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Passiflora incarnata

PeggyTXPeggyTX Posts: 556
edited July 2019 in Wildlife gardening
I have been familiar with Passiflora for many years, but only recognized it by its blooms.  Well........this month at our country getaway cabin, I was walking around the perimeter fence and suddenly this beauty greeted at face height.  Looking closer, I saw 6-7 more bloom pods just waiting to open up!  I immediately thought the former owners must have planted this exotic plant.  After all, she had planted pink azaleas, lantana, dwarf liriope and such.  I Googled to find out the variety was passiflora incarnata and that these grow WILD in Texas.  This one lives in dappled shade of hickory nut trees.  There is only 1 bloom pod on it as of yesterday, but it seems a happy camper there.  I shant disturb it again. 

Funny aside story:  2 years ago when we bought this property, I went around hand pulling weeds and weedy vines out of the cyclone fencing.  There were so many weeds growing all over the fencing it blocked view of the beautiful wildflower-covered pasture: wild monarda, jemson weed and I don't know what all (clearly, LOL) that it took me several hours.  This five-leafed vine did not escape my wrath.  I clearly didn't know what it was.  I thought it might be some variety of wild virginia creeper, which colors nicely in the fall, but if it was, it would grow back in no time.   
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  • CeresCeres Posts: 2,149
    That's gorgeous.
  • BijdezeeBijdezee BPosts: 1,484
    Lovely, it's too cold here for the tropical type, even the white constance elliot didn't survive for me. 

    I wonder if it will fruit. 
  • PeggyTXPeggyTX Posts: 556
    edited July 2019
    I'm hoping it will fruit, Bijdezee.  It surely gets hot enough here in peak season to do so.  We do get very hard freezes, but luckily not too many of them.  Almost never get snow in Central TX, and the 1-2" will usually melt off in 24 hours.   But 2 winters back we had around 14 days straight of temps around -10ºC.  The water pipes at the cabin froze and cracked.  A major plumbing bill to re-plumb entire line.  Yet this lovely plant seems to have survived the prolonged freeze.  I plan to keep a close eye on it from now on and will post here if it fruits.  I'll be so excited if it fruits!  I've never tasted passion fruit.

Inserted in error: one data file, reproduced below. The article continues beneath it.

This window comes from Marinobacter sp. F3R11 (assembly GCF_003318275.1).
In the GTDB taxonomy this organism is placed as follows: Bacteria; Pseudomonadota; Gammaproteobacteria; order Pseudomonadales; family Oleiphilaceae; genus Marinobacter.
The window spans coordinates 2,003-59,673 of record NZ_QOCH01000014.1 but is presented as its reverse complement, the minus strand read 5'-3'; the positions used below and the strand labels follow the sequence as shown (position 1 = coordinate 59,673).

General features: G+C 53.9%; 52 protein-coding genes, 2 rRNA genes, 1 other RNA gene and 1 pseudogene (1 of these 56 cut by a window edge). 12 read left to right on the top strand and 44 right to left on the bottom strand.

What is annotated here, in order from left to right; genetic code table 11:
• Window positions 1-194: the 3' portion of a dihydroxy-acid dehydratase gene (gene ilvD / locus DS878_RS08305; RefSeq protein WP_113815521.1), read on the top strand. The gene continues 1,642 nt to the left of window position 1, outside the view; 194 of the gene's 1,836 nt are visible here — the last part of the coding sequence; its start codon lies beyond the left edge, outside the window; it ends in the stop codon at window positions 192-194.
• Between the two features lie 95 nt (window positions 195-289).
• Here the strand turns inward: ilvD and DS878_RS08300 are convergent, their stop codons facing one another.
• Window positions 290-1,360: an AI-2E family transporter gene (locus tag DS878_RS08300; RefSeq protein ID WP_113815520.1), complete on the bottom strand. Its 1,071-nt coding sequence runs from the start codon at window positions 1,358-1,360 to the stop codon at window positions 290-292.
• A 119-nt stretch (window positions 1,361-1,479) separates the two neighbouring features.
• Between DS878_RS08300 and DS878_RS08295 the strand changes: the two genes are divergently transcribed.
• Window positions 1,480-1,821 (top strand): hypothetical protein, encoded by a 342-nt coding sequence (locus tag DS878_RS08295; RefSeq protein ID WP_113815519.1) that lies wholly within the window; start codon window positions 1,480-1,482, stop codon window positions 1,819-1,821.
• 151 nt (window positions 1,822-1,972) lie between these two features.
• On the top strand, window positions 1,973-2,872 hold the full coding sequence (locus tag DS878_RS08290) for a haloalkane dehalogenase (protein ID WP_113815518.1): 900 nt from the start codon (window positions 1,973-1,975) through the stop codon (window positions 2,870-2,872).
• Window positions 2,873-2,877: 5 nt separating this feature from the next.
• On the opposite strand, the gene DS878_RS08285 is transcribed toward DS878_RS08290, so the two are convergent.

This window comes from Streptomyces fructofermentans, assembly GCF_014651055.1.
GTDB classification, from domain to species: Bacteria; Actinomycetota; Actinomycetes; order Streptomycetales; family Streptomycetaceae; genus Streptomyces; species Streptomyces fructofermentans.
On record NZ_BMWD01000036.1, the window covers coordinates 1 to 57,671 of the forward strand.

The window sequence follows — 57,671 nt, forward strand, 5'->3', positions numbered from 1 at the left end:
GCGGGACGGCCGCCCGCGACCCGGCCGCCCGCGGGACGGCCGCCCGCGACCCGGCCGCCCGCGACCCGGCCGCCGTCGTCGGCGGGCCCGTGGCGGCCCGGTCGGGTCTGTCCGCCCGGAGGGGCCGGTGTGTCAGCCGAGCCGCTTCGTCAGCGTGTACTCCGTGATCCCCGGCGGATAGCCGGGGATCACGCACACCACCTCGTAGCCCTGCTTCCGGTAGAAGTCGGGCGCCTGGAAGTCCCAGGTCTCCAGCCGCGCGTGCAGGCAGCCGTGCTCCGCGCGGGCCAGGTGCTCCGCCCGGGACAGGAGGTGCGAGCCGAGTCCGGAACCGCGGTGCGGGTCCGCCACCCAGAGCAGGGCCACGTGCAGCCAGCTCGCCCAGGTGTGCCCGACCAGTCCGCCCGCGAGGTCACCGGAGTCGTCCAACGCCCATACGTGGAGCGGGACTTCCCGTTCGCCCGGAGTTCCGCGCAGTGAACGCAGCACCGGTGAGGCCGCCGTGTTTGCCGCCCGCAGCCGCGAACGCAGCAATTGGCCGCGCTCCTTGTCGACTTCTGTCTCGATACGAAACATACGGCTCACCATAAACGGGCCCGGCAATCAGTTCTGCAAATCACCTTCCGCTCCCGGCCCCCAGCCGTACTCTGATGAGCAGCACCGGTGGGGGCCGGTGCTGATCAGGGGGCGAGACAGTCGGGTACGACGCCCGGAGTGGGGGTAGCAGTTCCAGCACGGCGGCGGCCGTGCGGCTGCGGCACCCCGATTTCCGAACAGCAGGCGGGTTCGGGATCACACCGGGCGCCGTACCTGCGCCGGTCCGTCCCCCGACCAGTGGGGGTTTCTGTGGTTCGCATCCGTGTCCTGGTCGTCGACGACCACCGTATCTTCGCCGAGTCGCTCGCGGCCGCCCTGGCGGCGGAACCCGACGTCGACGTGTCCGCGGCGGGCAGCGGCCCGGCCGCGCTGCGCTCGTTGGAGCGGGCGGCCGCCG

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  • PeggyTXPeggyTX Posts: 556
    Thank you, Phlippa.  I see photos on the net showing the incarnata producing fruit, but as you say, not all fruit is "decently edible".  We had a 15' pomegranate tree when I was a little girl living in Alabama and the fruit was never large enough or sweet enough to want to eat.  Nor were the persimmons or kumquats on our trees down on the Texas Gulf Coast. :(  On the up side, my loquat tree produces prolific, sweet fruit and the young apple tree I planted just 3 years ago produced a few small apples.  I picked them all off but 1 so the tree would divert energy into leafing and branching, but that one little apple was fairly sweet at 2½" when I plucked it.    
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  • PeggyTXPeggyTX Posts: 556
    edited August 2019
    We drove back down to the cabin today so I could water and I discovered a lot more of these Passiflora incarnata farther down on the same fence and huge clump of the vines growing by 3 hickory trees and climbing up them.  Also saw a couple young volunteers coming through the lawn farther about a meter out from the same trees and fence.  They must send runners underground.  Down there, I don't have a formal garden like here in the city, so I welcome all blooming wildflowers I can get there.  If they can survive with only watering every 2 weeks, I'm pleased.   
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